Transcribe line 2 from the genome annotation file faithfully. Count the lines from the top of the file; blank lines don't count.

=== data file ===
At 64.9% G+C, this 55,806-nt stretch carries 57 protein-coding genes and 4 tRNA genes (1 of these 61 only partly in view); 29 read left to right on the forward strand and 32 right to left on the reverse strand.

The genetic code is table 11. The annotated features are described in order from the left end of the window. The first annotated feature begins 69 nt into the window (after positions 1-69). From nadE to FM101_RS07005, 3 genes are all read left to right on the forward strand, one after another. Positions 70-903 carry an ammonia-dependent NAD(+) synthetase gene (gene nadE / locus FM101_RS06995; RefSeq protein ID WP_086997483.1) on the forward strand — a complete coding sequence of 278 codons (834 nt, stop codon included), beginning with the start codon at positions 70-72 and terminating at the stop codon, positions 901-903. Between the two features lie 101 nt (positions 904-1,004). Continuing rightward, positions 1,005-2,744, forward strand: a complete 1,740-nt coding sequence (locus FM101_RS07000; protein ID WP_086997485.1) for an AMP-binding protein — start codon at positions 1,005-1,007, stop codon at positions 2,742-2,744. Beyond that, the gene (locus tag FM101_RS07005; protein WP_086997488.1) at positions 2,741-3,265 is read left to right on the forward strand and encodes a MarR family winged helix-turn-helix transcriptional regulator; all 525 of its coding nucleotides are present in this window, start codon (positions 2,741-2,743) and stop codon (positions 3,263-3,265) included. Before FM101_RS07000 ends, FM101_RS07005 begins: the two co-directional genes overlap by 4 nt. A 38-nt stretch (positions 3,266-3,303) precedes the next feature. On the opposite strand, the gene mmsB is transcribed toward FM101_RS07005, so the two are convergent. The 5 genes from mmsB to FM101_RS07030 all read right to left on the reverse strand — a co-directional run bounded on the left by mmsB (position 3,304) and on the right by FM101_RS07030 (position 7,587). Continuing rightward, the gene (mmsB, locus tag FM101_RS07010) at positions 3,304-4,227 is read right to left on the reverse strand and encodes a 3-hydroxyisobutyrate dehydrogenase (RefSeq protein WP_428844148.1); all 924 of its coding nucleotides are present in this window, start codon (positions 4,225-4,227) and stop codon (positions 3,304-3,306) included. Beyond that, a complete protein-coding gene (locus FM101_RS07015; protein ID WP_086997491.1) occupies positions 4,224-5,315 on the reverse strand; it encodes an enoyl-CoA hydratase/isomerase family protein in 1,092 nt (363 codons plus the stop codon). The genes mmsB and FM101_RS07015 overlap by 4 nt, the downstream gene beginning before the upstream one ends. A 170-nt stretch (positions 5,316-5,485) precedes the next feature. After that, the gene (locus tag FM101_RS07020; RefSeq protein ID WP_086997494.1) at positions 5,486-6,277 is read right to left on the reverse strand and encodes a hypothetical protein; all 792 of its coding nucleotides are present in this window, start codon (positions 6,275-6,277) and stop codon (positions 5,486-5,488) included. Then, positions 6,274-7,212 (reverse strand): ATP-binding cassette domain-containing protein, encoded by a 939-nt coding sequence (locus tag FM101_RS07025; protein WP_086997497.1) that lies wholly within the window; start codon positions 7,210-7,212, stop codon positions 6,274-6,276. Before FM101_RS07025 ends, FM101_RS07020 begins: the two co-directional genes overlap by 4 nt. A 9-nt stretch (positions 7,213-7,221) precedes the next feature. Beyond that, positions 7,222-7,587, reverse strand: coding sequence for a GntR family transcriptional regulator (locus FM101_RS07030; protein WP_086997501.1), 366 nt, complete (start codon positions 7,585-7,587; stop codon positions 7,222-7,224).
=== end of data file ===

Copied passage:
The genetic code is table 11. The annotated features are described in order from the left end of the window. The first annotated feature begins 69 nt into the window (after positions 1-69). From nadE to FM101_RS07005, 3 genes are all read left to right on the forward strand, one after another. Positions 70-903 carry an ammonia-dependent NAD(+) synthetase gene (gene nadE / locus FM101_RS06995; RefSeq protein ID WP_086997483.1) on the forward strand — a complete coding sequence of 278 codons (834 nt, stop codon included), beginning with the start codon at positions 70-72 and terminating at the stop codon, positions 901-903. Between the two features lie 101 nt (positions 904-1,004). Continuing rightward, positions 1,005-2,744, forward strand: a complete 1,740-nt coding sequence (locus FM101_RS07000; protein ID WP_086997485.1) for an AMP-binding protein — start codon at positions 1,005-1,007, stop codon at positions 2,742-2,744. Beyond that, the gene (locus tag FM101_RS07005; protein WP_086997488.1) at positions 2,741-3,265 is read left to right on the forward strand and encodes a MarR family winged helix-turn-helix transcriptional regulator; all 525 of its coding nucleotides are present in this window, start codon (positions 2,741-2,743) and stop codon (positions 3,263-3,265) included. Before FM101_RS07000 ends, FM101_RS07005 begins: the two co-directional genes overlap by 4 nt. A 38-nt stretch (positions 3,266-3,303) precedes the next feature. On the opposite strand, the gene mmsB is transcribed toward FM101_RS07005, so the two are convergent. The 5 genes from mmsB to FM101_RS07030 all read right to left on the reverse strand — a co-directional run bounded on the left by mmsB (position 3,304) and on the right by FM101_RS07030 (position 7,587). Continuing rightward, the gene (mmsB, locus tag FM101_RS07010) at positions 3,304-4,227 is read right to left on the reverse strand and encodes a 3-hydroxyisobutyrate dehydrogenase (RefSeq protein WP_428844148.1); all 924 of its coding nucleotides are present in this window, start codon (positions 4,225-4,227) and stop codon (positions 3,304-3,306) included. Beyond that, a complete protein-coding gene (locus FM101_RS07015; protein ID WP_086997491.1) occupies positions 4,224-5,315 on the reverse strand; it encodes an enoyl-CoA hydratase/isomerase family protein in 1,092 nt (363 codons plus the stop codon). The genes mmsB and FM101_RS07015 overlap by 4 nt, the downstream gene beginning before the upstream one ends. A 170-nt stretch (positions 5,316-5,485) precedes the next feature. After that, the gene (locus tag FM101_RS07020; RefSeq protein ID WP_086997494.1) at positions 5,486-6,277 is read right to left on the reverse strand and encodes a hypothetical protein; all 792 of its coding nucleotides are present in this window, start codon (positions 6,275-6,277) and stop codon (positions 5,486-5,488) included. Then, positions 6,274-7,212 (reverse strand): ATP-binding cassette domain-containing protein, encoded by a 939-nt coding sequence (locus tag FM101_RS07025; protein WP_086997497.1) that lies wholly within the window; start codon positions 7,210-7,212, stop codon positions 6,274-6,276. Before FM101_RS07025 ends, FM101_RS07020 begins: the two co-directional genes overlap by 4 nt. A 9-nt stretch (positions 7,213-7,221) precedes the next feature. Beyond that, positions 7,222-7,587, reverse strand: coding sequence for a GntR family transcriptional regulator (locus FM101_RS07030; protein WP_086997501.1), 366 nt, complete (start codon positions 7,585-7,587; stop codon positions 7,222-7,224).